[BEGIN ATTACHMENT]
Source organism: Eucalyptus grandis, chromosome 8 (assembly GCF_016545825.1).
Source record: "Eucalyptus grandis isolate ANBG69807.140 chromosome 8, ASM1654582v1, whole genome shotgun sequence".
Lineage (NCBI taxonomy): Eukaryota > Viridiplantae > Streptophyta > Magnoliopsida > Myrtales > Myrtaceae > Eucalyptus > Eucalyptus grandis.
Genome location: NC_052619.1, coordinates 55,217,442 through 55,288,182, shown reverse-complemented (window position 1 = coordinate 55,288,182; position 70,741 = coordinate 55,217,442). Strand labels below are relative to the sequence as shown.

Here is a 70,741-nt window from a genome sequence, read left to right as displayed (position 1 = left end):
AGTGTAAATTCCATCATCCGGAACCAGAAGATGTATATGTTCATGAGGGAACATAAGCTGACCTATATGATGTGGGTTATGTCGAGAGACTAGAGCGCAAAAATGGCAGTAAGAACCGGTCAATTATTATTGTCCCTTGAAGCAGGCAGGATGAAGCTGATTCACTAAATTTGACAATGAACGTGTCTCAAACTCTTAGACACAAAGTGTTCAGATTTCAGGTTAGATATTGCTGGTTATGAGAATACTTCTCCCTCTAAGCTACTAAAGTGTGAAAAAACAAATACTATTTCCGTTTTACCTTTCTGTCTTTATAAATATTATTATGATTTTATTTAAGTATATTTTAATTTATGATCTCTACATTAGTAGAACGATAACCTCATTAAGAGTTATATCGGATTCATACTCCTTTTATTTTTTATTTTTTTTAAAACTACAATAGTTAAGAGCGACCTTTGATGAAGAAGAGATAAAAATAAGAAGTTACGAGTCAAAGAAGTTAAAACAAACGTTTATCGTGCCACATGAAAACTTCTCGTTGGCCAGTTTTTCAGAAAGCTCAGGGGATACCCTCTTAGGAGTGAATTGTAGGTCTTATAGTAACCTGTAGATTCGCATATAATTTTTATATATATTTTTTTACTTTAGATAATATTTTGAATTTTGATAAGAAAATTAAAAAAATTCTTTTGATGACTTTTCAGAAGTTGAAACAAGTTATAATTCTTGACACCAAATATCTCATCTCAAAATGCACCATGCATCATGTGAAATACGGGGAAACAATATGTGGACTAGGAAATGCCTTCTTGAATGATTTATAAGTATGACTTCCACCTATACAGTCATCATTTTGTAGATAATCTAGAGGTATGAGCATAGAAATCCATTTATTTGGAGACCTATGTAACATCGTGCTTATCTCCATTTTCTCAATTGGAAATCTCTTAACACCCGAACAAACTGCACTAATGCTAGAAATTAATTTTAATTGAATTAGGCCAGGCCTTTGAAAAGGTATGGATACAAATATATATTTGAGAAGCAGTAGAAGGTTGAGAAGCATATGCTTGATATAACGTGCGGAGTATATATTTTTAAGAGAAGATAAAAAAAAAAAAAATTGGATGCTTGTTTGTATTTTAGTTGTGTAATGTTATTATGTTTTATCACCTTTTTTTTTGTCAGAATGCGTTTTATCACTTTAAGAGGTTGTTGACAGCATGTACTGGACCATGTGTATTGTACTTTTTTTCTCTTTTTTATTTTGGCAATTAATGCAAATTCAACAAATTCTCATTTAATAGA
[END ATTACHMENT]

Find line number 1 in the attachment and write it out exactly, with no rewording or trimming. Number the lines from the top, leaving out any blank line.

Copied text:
Source organism: Eucalyptus grandis, chromosome 8 (assembly GCF_016545825.1).